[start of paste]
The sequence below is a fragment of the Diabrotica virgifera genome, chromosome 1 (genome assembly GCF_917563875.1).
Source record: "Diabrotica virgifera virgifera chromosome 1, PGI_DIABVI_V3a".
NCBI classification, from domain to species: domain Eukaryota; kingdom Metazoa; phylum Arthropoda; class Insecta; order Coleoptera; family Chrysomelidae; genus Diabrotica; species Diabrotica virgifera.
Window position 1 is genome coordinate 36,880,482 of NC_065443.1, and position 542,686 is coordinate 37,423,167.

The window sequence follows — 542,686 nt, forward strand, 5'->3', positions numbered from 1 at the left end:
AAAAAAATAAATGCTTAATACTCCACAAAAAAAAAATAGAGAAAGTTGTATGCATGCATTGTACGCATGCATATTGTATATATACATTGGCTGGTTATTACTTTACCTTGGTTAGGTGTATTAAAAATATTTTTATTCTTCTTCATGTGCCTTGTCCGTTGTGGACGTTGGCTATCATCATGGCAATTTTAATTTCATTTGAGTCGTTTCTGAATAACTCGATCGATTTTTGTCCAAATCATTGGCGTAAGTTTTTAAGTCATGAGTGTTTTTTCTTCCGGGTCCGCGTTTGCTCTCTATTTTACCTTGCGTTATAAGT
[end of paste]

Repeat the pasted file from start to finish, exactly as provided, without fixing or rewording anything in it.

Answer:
The sequence below is a fragment of the Diabrotica virgifera genome, chromosome 1 (genome assembly GCF_917563875.1).
Source record: "Diabrotica virgifera virgifera chromosome 1, PGI_DIABVI_V3a".
NCBI classification, from domain to species: domain Eukaryota; kingdom Metazoa; phylum Arthropoda; class Insecta; order Coleoptera; family Chrysomelidae; genus Diabrotica; species Diabrotica virgifera.
Window position 1 is genome coordinate 36,880,482 of NC_065443.1, and position 542,686 is coordinate 37,423,167.

The window sequence follows — 542,686 nt, forward strand, 5'->3', positions numbered from 1 at the left end:
AAAAAAATAAATGCTTAATACTCCACAAAAAAAAAATAGAGAAAGTTGTATGCATGCATTGTACGCATGCATATTGTATATATACATTGGCTGGTTATTACTTTACCTTGGTTAGGTGTATTAAAAATATTTTTATTCTTCTTCATGTGCCTTGTCCGTTGTGGACGTTGGCTATCATCATGGCAATTTTAATTTCATTTGAGTCGTTTCTGAATAACTCGATCGATTTTTGTCCAAATCATTGGCGTAAGTTTTTAAGTCATGAGTGTTTTTTCTTCCGGGTCCGCGTTTGCTCTCTATTTTACCTTGCGTTATAAGT